I missed last week’s update not due to lack of movement on our project but because of too much movement. I’m going to lay it all out there right now in a very non-gramable fashion. The juggling act is real. I’m barely able to keep up with my family and my work and this remodel. I’m definitely not ahead of it in the way that I would like to be. There are literally piles on my desk that have been moved from desk to floor to bed (because I have no office at the moment) to chair and back to the floor again since I returned from my double conference jaunt a month ago. It is a little bit like the cobbler’s children having no shoes. As I sit here encouraging you to clean things out and make the home around you the place you really want to live, I am constantly aware of the irony of my situation. This beige apartment is closing in on me almost literally because there is simply no place to put the stuff.
Moving on. When we last chatted about the Modern Southern Bungalow, the wood floors were almost in (install complete), the kitchen and master wall tile was almost here (it’s arrived), and the cabinet maker was scheduled to begin cabinet install (in process).
The kitchen cabinet boxes are installed and look fabulous. Except that they don’t actually function. Let’s back track. You may recall the discussion several weeks ago about kitchen planning. We talked about the best $65 ever spent and I showed you our (my husband’s) nice drawings of what all the cabinets would look like. The good news is that the north and east walls look great. We had some changes along the way based on measurements needing adjustment (like the gas for the stove being installed in the wrong place, resulting in the space for the stove being moved) but that all worked out. The pantry/breakfast station was another issue all together.
Let me say first that the cabinet builder is really good. And flexible. And true to our contractor’s word, the cabinet maker will build whatever you want. Even if what it looks like you want doesn’t actually work. So we come down to the age old human problem of communication. It is the key to relationships and success at work and evidently it is also key to successful cabinets.
See this picture here?
My husband clearly labeled that we wanted the upper shelves on the left hand side to be 14” depth. What’s missing from this drawing is that we wanted that 14” shelf measured from the BACK of the cabinet so that we could put nice little bins on the doors of the cabinets like this. The drawing was interpreted as our wanting 14” deep cabinets with a false back, so the shelves have been placed to the front of the cabinets. You can't see the 10" of empty space behind the top left cabinets in the picture below, but trust me, the gaps are there.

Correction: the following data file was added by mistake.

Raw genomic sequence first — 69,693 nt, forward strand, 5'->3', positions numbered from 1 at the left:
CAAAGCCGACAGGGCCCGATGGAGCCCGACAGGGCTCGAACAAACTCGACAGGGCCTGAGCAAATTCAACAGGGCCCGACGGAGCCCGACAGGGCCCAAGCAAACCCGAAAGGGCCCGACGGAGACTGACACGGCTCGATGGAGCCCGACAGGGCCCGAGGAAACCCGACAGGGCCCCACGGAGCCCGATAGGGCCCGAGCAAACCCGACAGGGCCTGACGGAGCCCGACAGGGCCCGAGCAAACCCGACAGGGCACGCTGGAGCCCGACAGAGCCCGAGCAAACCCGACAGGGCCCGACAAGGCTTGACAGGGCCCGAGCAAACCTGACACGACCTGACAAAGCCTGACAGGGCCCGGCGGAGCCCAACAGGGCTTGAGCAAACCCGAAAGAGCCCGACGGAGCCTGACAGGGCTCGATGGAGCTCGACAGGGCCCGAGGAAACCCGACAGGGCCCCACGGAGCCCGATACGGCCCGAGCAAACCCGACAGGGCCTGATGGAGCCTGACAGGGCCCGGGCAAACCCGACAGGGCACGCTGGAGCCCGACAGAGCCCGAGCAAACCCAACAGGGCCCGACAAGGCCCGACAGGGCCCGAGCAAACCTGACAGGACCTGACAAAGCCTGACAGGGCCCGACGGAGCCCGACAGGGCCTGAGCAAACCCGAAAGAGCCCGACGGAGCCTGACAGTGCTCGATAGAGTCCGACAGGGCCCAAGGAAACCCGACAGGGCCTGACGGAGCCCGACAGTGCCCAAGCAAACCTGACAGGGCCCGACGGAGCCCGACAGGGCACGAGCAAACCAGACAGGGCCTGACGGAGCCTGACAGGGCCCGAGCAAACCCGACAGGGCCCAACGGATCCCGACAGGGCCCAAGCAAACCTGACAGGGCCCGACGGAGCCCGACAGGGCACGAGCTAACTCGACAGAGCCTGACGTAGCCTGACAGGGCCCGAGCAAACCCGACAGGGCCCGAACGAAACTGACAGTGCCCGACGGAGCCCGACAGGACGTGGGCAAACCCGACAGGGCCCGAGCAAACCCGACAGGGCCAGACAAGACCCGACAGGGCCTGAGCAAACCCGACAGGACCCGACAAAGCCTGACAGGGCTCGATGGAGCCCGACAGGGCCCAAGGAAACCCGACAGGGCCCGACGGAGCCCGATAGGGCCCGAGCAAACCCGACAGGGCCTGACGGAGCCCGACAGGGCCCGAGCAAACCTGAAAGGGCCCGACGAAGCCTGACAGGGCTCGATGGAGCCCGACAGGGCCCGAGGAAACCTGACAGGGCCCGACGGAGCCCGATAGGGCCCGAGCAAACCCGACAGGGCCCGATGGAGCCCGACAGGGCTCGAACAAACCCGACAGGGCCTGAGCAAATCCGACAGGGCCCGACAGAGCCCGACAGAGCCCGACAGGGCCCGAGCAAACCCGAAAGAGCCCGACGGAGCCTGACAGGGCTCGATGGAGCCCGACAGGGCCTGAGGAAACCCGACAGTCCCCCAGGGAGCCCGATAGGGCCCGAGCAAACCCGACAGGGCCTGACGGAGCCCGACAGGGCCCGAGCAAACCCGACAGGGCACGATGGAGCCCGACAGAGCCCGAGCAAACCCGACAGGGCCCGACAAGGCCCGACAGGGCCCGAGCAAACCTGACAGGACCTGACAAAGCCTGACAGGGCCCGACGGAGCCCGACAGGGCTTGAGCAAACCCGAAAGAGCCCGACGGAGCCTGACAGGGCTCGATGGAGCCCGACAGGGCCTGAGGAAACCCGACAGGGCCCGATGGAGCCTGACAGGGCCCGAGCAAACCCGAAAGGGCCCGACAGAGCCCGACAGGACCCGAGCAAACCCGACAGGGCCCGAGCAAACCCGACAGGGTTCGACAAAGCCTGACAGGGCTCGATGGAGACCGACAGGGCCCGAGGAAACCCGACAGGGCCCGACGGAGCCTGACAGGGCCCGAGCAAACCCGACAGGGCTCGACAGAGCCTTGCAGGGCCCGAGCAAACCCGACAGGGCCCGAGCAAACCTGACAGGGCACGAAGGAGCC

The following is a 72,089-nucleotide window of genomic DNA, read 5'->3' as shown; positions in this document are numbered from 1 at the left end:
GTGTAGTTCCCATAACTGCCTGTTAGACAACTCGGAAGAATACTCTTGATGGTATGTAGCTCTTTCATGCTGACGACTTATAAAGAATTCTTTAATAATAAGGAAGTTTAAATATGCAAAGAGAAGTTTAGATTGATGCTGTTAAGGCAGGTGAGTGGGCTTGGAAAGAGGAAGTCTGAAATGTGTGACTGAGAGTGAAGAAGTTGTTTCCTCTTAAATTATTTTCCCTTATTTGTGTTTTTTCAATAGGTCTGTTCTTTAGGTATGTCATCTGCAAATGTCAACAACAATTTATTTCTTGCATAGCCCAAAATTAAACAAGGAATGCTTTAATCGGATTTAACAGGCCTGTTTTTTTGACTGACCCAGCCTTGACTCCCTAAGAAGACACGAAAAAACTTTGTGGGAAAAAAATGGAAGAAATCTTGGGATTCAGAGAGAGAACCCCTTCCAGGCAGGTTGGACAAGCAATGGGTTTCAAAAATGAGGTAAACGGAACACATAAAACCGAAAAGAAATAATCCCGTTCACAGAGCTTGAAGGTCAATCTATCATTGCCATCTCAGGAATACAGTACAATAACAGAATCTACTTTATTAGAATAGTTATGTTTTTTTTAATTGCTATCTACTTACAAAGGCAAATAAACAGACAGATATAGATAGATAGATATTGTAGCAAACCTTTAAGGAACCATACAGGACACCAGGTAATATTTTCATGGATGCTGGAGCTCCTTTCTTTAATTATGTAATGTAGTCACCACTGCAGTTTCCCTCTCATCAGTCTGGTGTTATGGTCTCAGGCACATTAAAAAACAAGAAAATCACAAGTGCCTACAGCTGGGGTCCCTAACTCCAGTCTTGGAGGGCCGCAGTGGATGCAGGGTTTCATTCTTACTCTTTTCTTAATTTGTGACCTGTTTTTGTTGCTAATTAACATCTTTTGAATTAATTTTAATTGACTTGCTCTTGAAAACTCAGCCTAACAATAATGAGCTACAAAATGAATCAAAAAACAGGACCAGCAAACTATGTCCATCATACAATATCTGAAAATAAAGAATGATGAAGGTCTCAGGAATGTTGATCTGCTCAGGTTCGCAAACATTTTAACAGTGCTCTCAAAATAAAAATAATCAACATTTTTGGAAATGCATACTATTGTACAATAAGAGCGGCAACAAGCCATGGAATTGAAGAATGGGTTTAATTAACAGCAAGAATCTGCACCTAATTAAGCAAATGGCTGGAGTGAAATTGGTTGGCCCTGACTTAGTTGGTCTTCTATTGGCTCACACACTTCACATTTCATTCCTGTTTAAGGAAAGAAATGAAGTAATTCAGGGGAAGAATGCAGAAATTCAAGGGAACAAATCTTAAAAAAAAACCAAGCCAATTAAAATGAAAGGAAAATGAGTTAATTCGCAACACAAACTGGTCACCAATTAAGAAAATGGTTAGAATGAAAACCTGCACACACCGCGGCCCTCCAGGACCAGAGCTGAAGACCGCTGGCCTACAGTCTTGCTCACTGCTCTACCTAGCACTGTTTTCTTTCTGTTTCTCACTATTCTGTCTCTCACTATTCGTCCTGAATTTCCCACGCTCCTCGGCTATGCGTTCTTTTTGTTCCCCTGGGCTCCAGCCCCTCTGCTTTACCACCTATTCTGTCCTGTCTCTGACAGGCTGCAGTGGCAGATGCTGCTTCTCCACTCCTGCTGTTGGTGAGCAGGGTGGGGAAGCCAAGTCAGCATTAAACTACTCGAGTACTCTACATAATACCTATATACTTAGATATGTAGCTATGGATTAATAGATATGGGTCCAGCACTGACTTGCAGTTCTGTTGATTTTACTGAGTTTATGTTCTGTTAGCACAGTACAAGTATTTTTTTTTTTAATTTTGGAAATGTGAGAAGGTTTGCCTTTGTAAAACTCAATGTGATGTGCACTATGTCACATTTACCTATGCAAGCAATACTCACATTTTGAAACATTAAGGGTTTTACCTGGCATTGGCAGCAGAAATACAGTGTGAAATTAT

My husband's outside of the cabinet drawing shows that the doors of the cabinets should be 96”.
Well it turns out, 8' tall doors with bins on them in certain places but not others (i.e. above counter height only) might warp. Hmm. Maybe these issues should have been addressed before the cabinets were installed and all the drawers built?
Live and learn. The issue with the shelves being placed to the front of the cabinet boxes rather than to the back meant that the cabinet box for the left side of the pantry needed to be rebuilt entirely. This gave us the opportunity to solve for the potential warping doors by reducing the size of the doors and subbing in real drawers to the bottom of the pantry. Simple fix. But we also needed to fix the right side of the cabinet because (1) I wanted symmetry (Ha!) and (2) who wants to open the broom closet to make toast? I’ll admit that I totally missed that one until the boxes were built and I saw how the doors needed to open in order to get to the coffee/toaster section (the open box at counter height next to the little skinny box on the right).
So we have fixed our drawing of this section of the kitchen, which will now look like this:
I don’t love the fact that the sink and coffee maker are separated by the cabinet box, but that is not to be helped. Once again, remodeling a house is not perfect. The cabinets won't be symmetrical but they will be functional, and that's all I really care about at this point.
We’ve found a beautiful piece of cypress to use for shelving in the center area of the pantry and have some options for a cypress surround on the vent hood. The vent hood is inspired by my grandmother’s kitchen, which has a large rough cypress beam over the stove. We will end up wrapping a 1" x 12" rough cypress board around the vent hood kind of like this.
Next week, I'm hoping to update you on tile. Cross your fingers!
(P.S., I’m posting details of what’s going on in the house in real time on Instagram stories. You should follow along.).